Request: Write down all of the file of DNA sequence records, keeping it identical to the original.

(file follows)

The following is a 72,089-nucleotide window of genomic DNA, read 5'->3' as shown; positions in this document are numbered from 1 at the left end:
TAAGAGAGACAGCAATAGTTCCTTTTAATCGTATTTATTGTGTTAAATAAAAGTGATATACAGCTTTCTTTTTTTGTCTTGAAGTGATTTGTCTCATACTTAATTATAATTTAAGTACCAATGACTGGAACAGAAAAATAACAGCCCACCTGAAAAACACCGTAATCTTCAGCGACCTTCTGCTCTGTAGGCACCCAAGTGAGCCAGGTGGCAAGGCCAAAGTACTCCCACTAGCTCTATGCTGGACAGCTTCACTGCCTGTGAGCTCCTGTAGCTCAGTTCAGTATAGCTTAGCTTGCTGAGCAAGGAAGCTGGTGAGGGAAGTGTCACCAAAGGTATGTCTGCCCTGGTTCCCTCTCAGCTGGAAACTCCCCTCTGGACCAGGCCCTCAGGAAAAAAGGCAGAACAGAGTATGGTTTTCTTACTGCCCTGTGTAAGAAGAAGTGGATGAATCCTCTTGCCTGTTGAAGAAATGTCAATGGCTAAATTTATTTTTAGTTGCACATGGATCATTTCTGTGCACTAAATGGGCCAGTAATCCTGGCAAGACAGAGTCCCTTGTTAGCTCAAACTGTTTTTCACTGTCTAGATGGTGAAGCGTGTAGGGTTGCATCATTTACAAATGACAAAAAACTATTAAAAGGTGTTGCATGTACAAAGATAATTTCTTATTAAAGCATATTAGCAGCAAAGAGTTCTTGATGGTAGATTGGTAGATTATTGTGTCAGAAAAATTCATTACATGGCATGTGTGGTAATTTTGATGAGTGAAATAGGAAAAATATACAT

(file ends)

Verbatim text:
The following is a 72,089-nucleotide window of genomic DNA, read 5'->3' as shown; positions in this document are numbered from 1 at the left end:
TAAGAGAGACAGCAATAGTTCCTTTTAATCGTATTTATTGTGTTAAATAAAAGTGATATACAGCTTTCTTTTTTTGTCTTGAAGTGATTTGTCTCATACTTAATTATAATTTAAGTACCAATGACTGGAACAGAAAAATAACAGCCCACCTGAAAAACACCGTAATCTTCAGCGACCTTCTGCTCTGTAGGCACCCAAGTGAGCCAGGTGGCAAGGCCAAAGTACTCCCACTAGCTCTATGCTGGACAGCTTCACTGCCTGTGAGCTCCTGTAGCTCAGTTCAGTATAGCTTAGCTTGCTGAGCAAGGAAGCTGGTGAGGGAAGTGTCACCAAAGGTATGTCTGCCCTGGTTCCCTCTCAGCTGGAAACTCCCCTCTGGACCAGGCCCTCAGGAAAAAAGGCAGAACAGAGTATGGTTTTCTTACTGCCCTGTGTAAGAAGAAGTGGATGAATCCTCTTGCCTGTTGAAGAAATGTCAATGGCTAAATTTATTTTTAGTTGCACATGGATCATTTCTGTGCACTAAATGGGCCAGTAATCCTGGCAAGACAGAGTCCCTTGTTAGCTCAAACTGTTTTTCACTGTCTAGATGGTGAAGCGTGTAGGGTTGCATCATTTACAAATGACAAAAAACTATTAAAAGGTGTTGCATGTACAAAGATAATTTCTTATTAAAGCATATTAGCAGCAAAGAGTTCTTGATGGTAGATTGGTAGATTATTGTGTCAGAAAAATTCATTACATGGCATGTGTGGTAATTTTGATGAGTGAAATAGGAAAAATATACAT